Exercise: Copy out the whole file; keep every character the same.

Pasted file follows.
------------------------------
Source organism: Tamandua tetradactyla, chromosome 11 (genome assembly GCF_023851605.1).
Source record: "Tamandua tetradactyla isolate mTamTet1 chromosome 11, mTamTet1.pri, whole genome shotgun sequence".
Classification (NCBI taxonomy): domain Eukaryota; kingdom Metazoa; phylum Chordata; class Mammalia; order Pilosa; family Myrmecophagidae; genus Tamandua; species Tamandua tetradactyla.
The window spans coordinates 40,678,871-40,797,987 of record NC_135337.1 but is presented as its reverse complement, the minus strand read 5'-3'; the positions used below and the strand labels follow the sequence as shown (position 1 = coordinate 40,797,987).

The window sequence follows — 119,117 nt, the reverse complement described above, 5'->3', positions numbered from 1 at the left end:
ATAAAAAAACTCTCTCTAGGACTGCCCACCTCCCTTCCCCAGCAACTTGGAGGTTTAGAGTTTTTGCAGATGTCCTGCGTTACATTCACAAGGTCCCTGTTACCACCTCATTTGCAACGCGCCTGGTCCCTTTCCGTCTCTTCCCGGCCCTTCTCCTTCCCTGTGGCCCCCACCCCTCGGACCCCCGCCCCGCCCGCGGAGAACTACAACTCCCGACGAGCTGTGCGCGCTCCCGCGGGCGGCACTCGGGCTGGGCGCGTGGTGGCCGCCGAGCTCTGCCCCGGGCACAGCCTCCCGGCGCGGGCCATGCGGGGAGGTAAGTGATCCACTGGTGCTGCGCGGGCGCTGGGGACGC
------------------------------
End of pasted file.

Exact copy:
Source organism: Tamandua tetradactyla, chromosome 11 (genome assembly GCF_023851605.1).
Source record: "Tamandua tetradactyla isolate mTamTet1 chromosome 11, mTamTet1.pri, whole genome shotgun sequence".
Classification (NCBI taxonomy): domain Eukaryota; kingdom Metazoa; phylum Chordata; class Mammalia; order Pilosa; family Myrmecophagidae; genus Tamandua; species Tamandua tetradactyla.
The window spans coordinates 40,678,871-40,797,987 of record NC_135337.1 but is presented as its reverse complement, the minus strand read 5'-3'; the positions used below and the strand labels follow the sequence as shown (position 1 = coordinate 40,797,987).

The window sequence follows — 119,117 nt, the reverse complement described above, 5'->3', positions numbered from 1 at the left end:
ATAAAAAAACTCTCTCTAGGACTGCCCACCTCCCTTCCCCAGCAACTTGGAGGTTTAGAGTTTTTGCAGATGTCCTGCGTTACATTCACAAGGTCCCTGTTACCACCTCATTTGCAACGCGCCTGGTCCCTTTCCGTCTCTTCCCGGCCCTTCTCCTTCCCTGTGGCCCCCACCCCTCGGACCCCCGCCCCGCCCGCGGAGAACTACAACTCCCGACGAGCTGTGCGCGCTCCCGCGGGCGGCACTCGGGCTGGGCGCGTGGTGGCCGCCGAGCTCTGCCCCGGGCACAGCCTCCCGGCGCGGGCCATGCGGGGAGGTAAGTGATCCACTGGTGCTGCGCGGGCGCTGGGGACGC